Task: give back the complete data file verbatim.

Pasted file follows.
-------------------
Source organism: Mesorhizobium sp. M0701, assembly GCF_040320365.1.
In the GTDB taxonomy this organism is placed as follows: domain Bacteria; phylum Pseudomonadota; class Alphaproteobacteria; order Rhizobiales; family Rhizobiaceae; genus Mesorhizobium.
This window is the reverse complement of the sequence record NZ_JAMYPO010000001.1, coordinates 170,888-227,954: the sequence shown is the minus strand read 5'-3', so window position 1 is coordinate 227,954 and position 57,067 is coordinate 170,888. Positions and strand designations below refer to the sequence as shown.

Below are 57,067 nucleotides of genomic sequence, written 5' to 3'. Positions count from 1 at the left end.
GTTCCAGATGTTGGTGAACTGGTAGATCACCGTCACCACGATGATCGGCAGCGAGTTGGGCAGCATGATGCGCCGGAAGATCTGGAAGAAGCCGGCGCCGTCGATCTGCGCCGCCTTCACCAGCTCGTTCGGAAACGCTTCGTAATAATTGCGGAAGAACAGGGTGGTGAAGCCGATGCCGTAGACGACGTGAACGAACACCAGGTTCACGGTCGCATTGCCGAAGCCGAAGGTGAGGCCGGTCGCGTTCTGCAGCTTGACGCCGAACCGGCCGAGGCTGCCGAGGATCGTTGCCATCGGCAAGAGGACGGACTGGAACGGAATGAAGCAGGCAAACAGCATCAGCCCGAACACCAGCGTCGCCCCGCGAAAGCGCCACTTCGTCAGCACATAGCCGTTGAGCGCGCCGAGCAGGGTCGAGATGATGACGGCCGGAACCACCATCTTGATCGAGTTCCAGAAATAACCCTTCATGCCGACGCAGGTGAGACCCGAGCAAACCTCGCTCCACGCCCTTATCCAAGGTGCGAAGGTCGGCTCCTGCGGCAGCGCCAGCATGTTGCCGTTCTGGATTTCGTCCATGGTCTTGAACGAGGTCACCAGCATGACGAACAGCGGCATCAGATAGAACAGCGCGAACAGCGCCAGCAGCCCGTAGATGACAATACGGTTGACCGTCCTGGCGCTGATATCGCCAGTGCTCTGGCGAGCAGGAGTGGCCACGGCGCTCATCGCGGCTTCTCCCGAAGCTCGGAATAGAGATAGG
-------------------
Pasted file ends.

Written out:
Source organism: Mesorhizobium sp. M0701, assembly GCF_040320365.1.
In the GTDB taxonomy this organism is placed as follows: domain Bacteria; phylum Pseudomonadota; class Alphaproteobacteria; order Rhizobiales; family Rhizobiaceae; genus Mesorhizobium.
This window is the reverse complement of the sequence record NZ_JAMYPO010000001.1, coordinates 170,888-227,954: the sequence shown is the minus strand read 5'-3', so window position 1 is coordinate 227,954 and position 57,067 is coordinate 170,888. Positions and strand designations below refer to the sequence as shown.

Below are 57,067 nucleotides of genomic sequence, written 5' to 3'. Positions count from 1 at the left end.
GTTCCAGATGTTGGTGAACTGGTAGATCACCGTCACCACGATGATCGGCAGCGAGTTGGGCAGCATGATGCGCCGGAAGATCTGGAAGAAGCCGGCGCCGTCGATCTGCGCCGCCTTCACCAGCTCGTTCGGAAACGCTTCGTAATAATTGCGGAAGAACAGGGTGGTGAAGCCGATGCCGTAGACGACGTGAACGAACACCAGGTTCACGGTCGCATTGCCGAAGCCGAAGGTGAGGCCGGTCGCGTTCTGCAGCTTGACGCCGAACCGGCCGAGGCTGCCGAGGATCGTTGCCATCGGCAAGAGGACGGACTGGAACGGAATGAAGCAGGCAAACAGCATCAGCCCGAACACCAGCGTCGCCCCGCGAAAGCGCCACTTCGTCAGCACATAGCCGTTGAGCGCGCCGAGCAGGGTCGAGATGATGACGGCCGGAACCACCATCTTGATCGAGTTCCAGAAATAACCCTTCATGCCGACGCAGGTGAGACCCGAGCAAACCTCGCTCCACGCCCTTATCCAAGGTGCGAAGGTCGGCTCCTGCGGCAGCGCCAGCATGTTGCCGTTCTGGATTTCGTCCATGGTCTTGAACGAGGTCACCAGCATGACGAACAGCGGCATCAGATAGAACAGCGCGAACAGCGCCAGCAGCCCGTAGATGACAATACGGTTGACCGTCCTGGCGCTGATATCGCCAGTGCTCTGGCGAGCAGGAGTGGCCACGGCGCTCATCGCGGCTTCTCCCGAAGCTCGGAATAGAGATAGG